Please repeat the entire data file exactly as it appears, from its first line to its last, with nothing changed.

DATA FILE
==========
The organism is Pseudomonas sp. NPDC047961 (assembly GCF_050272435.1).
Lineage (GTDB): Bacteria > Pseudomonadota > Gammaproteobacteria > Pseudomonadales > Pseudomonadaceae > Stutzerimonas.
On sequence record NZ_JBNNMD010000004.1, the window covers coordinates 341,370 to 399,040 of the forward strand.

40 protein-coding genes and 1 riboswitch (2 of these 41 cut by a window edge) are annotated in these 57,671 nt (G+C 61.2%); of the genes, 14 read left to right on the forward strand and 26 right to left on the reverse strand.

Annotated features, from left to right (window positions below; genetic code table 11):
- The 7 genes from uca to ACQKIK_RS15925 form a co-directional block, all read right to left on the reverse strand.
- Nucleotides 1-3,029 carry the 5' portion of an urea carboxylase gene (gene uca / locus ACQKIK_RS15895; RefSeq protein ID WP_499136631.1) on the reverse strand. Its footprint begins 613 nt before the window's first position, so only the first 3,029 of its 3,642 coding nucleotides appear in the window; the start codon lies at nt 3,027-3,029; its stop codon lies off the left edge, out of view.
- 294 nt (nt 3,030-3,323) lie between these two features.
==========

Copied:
The organism is Pseudomonas sp. NPDC047961 (assembly GCF_050272435.1).
Lineage (GTDB): Bacteria > Pseudomonadota > Gammaproteobacteria > Pseudomonadales > Pseudomonadaceae > Stutzerimonas.
On sequence record NZ_JBNNMD010000004.1, the window covers coordinates 341,370 to 399,040 of the forward strand.

40 protein-coding genes and 1 riboswitch (2 of these 41 cut by a window edge) are annotated in these 57,671 nt (G+C 61.2%); of the genes, 14 read left to right on the forward strand and 26 right to left on the reverse strand.

Annotated features, from left to right (window positions below; genetic code table 11):
- The 7 genes from uca to ACQKIK_RS15925 form a co-directional block, all read right to left on the reverse strand.
- Nucleotides 1-3,029 carry the 5' portion of an urea carboxylase gene (gene uca / locus ACQKIK_RS15895; RefSeq protein ID WP_499136631.1) on the reverse strand. Its footprint begins 613 nt before the window's first position, so only the first 3,029 of its 3,642 coding nucleotides appear in the window; the start codon lies at nt 3,027-3,029; its stop codon lies off the left edge, out of view.
- 294 nt (nt 3,030-3,323) lie between these two features.